Man of La Mancha Playwright Dale Wasserman's Semi-Posthumous Burning in the Night an Impressionist, Song-Studded Memory at Peoria's Theater Works

Keep New Times Free
I Support
  • Local
  • Community
  • Journalism
  • logo

Support the independent voice of Phoenix and help keep the future of New Times free.

The setup: Dale Wasserman, who lived and worked in Paradise Valley from 1992 until his death in 2008, was one of the old school of stage and screen scribes who ran off as a youth from a boring small town and made his bones in the golden age of TV drama -- a guy who could legitimately call Jack Kerouac a "wanna-be," as the character based on Wasserman, the Hobo, does in the dramatization of his memoir, Burning in the Night: a memory play with music. Wasserman was most famed for Man of La Mancha and the stage version of Ken Kesey's One Flew Over the Cuckoo's Nest.

Local playwright Richard Warren, a friend of Wasserman's, adapted the monologue-like story of the writer's youthful itinerant rail-riding into a play that was workshopped at Phoenix Theatre's Hormel New Works Festival and is now in full production at Theater Works.

See also: - Dale Wasserman Will Be Remembered for One Flew Over the Cuckoo's Nest, Not Premiere - La Mancha for All Seasons - Not Quite Cloud Nine

The execution: It could be argued that Wasserman's best works were about delusional assholes, and there's a bit of the grandiose weirdo in all his protagonists. Often called grouchy and curmudgeonly by people who met him, he may have just been, from what I can gather from the tone of his reminiscences in Burning in the Night, a guy who was forthcoming with his thoughts and convinced of their exclusive validity, based on hard lessons learned outside of formal education. His life experiences probably fostered in him a demeanor that worked.

The ramblings of such a person are sometimes the stuff of great theater, but not necessarily, and I found the script itself thin and tedious. But a miracle has happened -- not only is Mike Lawler, one of the best actors and cuddliest people in all of metro Phoenix, playing the Hobo, but stars aligned to bring three teenage musicians from Chandler's Jam Pak Blues 'n' Grass Neighborhood Band across town to play the old-timey standards that Warren was clever enough to sprinkle through the production.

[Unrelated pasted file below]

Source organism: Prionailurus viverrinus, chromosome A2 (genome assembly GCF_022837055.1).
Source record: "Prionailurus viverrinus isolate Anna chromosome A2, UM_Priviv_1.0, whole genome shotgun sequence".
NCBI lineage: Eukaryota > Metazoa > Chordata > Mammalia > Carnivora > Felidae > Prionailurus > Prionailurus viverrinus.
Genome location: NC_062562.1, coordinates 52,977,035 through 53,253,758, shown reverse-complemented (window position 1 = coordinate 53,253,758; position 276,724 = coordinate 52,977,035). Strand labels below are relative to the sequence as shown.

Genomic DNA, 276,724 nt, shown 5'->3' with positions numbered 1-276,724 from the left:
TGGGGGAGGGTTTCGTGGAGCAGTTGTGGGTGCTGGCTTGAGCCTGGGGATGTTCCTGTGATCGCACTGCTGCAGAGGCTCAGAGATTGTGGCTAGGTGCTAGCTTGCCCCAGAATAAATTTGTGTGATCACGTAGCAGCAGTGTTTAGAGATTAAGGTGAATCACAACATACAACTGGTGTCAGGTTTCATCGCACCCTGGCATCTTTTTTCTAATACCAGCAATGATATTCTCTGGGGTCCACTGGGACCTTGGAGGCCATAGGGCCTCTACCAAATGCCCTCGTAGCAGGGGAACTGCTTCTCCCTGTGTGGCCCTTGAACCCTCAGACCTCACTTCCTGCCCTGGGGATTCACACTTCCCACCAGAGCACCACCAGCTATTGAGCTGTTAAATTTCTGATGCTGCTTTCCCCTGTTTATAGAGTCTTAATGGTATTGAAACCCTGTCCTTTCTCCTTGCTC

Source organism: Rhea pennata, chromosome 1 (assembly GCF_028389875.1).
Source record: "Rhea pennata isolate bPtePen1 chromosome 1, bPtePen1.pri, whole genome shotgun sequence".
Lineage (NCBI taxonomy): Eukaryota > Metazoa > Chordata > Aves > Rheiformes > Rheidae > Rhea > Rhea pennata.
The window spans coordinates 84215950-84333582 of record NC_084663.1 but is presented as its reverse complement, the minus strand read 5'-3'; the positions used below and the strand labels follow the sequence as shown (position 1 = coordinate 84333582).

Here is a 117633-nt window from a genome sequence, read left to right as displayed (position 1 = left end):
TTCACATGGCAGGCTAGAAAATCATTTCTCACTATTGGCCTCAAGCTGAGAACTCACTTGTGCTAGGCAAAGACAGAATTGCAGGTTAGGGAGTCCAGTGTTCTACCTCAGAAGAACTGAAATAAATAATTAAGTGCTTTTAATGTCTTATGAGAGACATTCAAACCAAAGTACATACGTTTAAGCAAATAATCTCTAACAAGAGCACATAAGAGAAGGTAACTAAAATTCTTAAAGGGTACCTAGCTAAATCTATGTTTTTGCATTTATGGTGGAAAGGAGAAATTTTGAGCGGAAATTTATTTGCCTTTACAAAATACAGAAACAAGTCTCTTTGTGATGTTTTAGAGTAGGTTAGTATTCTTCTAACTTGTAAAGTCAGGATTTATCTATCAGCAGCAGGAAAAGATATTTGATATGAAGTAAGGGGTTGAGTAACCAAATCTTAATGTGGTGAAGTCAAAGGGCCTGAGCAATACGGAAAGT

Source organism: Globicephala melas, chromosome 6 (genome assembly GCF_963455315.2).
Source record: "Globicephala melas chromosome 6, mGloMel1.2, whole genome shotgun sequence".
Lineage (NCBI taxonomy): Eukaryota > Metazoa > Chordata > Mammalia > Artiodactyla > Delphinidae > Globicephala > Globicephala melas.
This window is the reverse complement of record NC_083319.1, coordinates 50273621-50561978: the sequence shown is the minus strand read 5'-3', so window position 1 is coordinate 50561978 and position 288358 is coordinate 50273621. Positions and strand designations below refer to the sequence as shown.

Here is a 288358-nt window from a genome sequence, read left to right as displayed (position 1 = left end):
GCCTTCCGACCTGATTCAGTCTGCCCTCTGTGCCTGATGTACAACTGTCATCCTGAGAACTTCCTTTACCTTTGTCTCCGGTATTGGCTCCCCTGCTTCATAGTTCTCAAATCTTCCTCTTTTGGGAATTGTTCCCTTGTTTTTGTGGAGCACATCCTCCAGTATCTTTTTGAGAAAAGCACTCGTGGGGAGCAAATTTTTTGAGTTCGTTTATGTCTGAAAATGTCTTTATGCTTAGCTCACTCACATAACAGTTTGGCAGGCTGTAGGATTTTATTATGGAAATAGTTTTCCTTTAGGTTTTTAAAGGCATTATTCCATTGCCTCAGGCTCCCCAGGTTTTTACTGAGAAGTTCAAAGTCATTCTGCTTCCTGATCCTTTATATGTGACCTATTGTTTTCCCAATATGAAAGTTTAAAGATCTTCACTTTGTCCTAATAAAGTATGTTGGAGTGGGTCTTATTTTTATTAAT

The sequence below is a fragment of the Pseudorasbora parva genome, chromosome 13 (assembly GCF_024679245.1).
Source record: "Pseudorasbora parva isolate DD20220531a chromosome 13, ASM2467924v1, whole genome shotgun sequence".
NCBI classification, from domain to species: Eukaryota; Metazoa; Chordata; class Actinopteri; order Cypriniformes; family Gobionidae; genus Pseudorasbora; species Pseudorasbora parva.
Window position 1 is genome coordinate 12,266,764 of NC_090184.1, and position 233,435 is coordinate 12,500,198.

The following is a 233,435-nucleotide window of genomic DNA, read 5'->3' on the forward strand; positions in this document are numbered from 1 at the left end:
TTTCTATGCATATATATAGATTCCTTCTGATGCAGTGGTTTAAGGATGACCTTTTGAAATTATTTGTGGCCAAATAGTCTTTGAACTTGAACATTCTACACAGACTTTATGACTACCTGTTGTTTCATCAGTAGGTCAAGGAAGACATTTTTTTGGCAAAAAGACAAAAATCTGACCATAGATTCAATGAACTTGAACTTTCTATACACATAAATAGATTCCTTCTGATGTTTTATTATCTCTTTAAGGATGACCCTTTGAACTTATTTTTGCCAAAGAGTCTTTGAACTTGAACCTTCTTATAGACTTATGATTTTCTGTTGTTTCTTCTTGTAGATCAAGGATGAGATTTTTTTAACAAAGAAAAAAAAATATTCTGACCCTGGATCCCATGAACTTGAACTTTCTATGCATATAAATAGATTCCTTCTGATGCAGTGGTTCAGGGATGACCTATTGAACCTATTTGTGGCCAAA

These kids look like urchins (in the appropriate way), sound like angels, and along with Thom Gilseth's shabby and functional railyard set, absolutely make the show. Rather than a play with music, Burning in the Night is, in this incarnation, a song cycle with some nostalgic, scattered narration kinda-sorta tying it together.

The verdict: Performances in the smaller house at Peoria Center for the Performing Arts are selling out; I recommend scooting out there for a show that will briefly transport you (even if you aren't sure where) and probably make you feel good about American history, folklore, and music. Burning in the Night: a memory play with music continues through Sunday, February 24, at Peoria Center for the Performing Arts, 8355 West Peoria Avenue. Order tickets here ($13 to $31) or call 623-815-7930.

Follow Jackalope Ranch on FacebookTwitter, and Pinterest.

Keep Phoenix New Times Free... Since we started Phoenix New Times, it has been defined as the free, independent voice of Phoenix, and we would like to keep it that way. Offering our readers free access to incisive coverage of local news, food and culture. Producing stories on everything from political scandals to the hottest new bands, with gutsy reporting, stylish writing, and staffers who've won everything from the Society of Professional Journalists' Sigma Delta Chi feature-writing award to the Casey Medal for Meritorious Journalism. But with local journalism's existence under siege and advertising revenue setbacks having a larger impact, it is important now more than ever for us to rally support behind funding our local journalism. You can help by participating in our "I Support" membership program, allowing us to keep covering Phoenix with no paywalls.

We use cookies to collect and analyze information on site performance and usage, and to enhance and customize content and advertisements. By clicking 'X' or continuing to use the site, you agree to allow cookies to be placed. To find out more, visit our cookies policy and our privacy policy.


Join the New Times community and help support independent local journalism in Phoenix.


Join the New Times community and help support independent local journalism in Phoenix.